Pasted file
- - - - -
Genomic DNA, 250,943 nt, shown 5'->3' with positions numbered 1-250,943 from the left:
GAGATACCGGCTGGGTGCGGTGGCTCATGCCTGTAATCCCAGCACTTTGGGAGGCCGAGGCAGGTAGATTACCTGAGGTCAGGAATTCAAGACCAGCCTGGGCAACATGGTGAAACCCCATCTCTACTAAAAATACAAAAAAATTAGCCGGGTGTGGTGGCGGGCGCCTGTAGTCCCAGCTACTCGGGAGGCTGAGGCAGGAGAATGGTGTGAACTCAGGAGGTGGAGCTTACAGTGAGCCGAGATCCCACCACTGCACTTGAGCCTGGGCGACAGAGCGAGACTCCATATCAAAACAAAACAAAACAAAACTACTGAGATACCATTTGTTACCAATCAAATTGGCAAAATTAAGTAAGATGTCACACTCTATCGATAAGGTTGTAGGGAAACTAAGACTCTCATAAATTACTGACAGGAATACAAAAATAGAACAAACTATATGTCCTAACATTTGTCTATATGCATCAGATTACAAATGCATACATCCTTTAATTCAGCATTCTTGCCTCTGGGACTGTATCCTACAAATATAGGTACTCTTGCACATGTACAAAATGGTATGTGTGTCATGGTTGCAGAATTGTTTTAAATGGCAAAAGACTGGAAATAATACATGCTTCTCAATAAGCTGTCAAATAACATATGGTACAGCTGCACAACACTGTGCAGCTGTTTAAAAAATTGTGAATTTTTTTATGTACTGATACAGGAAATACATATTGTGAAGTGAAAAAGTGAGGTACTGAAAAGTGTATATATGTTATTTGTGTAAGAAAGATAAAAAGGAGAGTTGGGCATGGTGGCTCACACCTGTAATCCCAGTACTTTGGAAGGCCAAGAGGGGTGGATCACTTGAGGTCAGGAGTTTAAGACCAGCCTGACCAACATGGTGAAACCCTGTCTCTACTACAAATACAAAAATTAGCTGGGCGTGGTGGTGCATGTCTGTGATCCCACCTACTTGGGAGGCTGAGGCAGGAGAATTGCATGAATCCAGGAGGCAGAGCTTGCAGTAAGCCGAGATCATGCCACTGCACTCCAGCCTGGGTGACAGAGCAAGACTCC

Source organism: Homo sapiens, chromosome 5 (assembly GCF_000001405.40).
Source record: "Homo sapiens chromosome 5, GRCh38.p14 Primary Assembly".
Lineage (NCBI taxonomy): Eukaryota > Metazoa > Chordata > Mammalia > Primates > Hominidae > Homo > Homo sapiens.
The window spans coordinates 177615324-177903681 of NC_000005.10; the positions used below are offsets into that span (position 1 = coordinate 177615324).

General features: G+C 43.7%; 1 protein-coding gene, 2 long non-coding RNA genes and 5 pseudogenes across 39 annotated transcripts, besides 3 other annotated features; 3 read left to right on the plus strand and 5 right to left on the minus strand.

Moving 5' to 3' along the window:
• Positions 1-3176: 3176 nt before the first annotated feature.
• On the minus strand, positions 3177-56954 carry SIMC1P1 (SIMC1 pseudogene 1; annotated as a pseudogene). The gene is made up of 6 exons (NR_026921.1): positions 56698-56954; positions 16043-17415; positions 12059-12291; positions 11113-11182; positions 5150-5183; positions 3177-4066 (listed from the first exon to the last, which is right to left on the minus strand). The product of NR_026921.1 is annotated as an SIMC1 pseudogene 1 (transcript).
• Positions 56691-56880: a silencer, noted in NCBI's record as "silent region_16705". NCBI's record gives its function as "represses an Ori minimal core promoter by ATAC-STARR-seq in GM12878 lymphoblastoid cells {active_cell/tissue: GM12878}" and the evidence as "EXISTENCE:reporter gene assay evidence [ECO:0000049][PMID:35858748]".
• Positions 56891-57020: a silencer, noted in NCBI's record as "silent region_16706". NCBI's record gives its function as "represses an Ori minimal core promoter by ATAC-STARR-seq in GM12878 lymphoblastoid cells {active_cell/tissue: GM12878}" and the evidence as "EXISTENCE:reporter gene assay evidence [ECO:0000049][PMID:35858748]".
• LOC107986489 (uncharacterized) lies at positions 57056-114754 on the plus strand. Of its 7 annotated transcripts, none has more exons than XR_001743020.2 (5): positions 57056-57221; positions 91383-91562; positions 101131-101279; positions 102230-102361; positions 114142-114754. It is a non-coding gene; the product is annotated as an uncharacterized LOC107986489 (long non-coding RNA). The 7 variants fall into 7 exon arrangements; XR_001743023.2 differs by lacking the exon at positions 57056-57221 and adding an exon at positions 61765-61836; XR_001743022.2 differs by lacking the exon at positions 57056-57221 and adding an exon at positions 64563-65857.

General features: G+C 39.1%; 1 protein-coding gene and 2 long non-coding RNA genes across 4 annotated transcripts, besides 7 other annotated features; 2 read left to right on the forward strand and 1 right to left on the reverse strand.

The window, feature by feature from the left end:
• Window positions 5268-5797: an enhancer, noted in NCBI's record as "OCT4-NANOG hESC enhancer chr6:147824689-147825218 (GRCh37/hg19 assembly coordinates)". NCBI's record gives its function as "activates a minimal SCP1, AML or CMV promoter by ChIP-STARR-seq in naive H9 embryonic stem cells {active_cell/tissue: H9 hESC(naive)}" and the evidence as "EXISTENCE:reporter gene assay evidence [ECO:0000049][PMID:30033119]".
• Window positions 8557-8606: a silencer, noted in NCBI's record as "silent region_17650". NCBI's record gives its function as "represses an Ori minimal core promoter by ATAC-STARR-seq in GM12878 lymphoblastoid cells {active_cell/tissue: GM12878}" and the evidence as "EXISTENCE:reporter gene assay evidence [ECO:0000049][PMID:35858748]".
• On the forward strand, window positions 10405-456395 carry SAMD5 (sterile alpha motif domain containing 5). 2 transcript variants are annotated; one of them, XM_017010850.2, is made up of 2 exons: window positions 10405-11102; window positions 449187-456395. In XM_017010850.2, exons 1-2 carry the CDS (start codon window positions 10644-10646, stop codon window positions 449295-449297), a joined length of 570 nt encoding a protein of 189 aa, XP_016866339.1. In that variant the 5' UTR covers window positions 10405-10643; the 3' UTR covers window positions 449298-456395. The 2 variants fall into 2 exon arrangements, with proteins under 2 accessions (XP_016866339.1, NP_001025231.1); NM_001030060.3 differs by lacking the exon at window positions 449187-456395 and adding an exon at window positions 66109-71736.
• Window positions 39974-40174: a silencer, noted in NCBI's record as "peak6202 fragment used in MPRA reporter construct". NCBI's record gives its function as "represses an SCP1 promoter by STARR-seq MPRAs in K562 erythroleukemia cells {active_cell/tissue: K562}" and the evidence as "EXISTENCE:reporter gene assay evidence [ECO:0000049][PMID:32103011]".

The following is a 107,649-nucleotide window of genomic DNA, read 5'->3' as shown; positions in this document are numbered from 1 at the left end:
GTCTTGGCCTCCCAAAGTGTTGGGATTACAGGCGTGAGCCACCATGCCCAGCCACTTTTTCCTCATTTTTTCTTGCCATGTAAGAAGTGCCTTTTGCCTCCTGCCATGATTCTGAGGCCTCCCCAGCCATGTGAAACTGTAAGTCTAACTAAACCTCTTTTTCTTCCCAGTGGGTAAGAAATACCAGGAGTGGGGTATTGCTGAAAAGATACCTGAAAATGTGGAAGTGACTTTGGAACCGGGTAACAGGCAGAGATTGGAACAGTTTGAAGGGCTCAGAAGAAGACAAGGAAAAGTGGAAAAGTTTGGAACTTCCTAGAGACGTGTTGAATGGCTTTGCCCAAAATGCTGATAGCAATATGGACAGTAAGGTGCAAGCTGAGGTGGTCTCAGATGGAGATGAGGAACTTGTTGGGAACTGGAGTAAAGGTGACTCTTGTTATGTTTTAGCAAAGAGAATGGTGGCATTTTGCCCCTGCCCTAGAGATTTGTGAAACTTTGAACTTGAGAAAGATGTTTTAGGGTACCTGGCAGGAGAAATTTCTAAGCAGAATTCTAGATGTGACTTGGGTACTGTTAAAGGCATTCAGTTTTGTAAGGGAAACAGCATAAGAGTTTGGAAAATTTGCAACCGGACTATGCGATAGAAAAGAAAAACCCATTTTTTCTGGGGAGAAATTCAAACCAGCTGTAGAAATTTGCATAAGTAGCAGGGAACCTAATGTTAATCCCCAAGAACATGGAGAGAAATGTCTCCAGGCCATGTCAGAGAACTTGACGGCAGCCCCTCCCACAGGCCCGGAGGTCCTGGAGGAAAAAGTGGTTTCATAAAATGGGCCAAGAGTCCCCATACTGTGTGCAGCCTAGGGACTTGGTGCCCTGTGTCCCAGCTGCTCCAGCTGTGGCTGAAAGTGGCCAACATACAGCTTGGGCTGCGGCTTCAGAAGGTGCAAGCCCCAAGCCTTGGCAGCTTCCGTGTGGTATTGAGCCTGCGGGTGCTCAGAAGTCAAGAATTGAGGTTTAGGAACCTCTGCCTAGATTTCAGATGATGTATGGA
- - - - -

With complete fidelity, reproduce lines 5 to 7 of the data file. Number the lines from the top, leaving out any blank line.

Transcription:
Lineage (NCBI taxonomy): Eukaryota > Metazoa > Chordata > Mammalia > Primates > Hominidae > Homo > Homo sapiens.
The window spans coordinates 177615324-177903681 of NC_000005.10; the positions used below are offsets into that span (position 1 = coordinate 177615324).

General features: G+C 43.7%; 1 protein-coding gene, 2 long non-coding RNA genes and 5 pseudogenes across 39 annotated transcripts, besides 3 other annotated features; 3 read left to right on the plus strand and 5 right to left on the minus strand.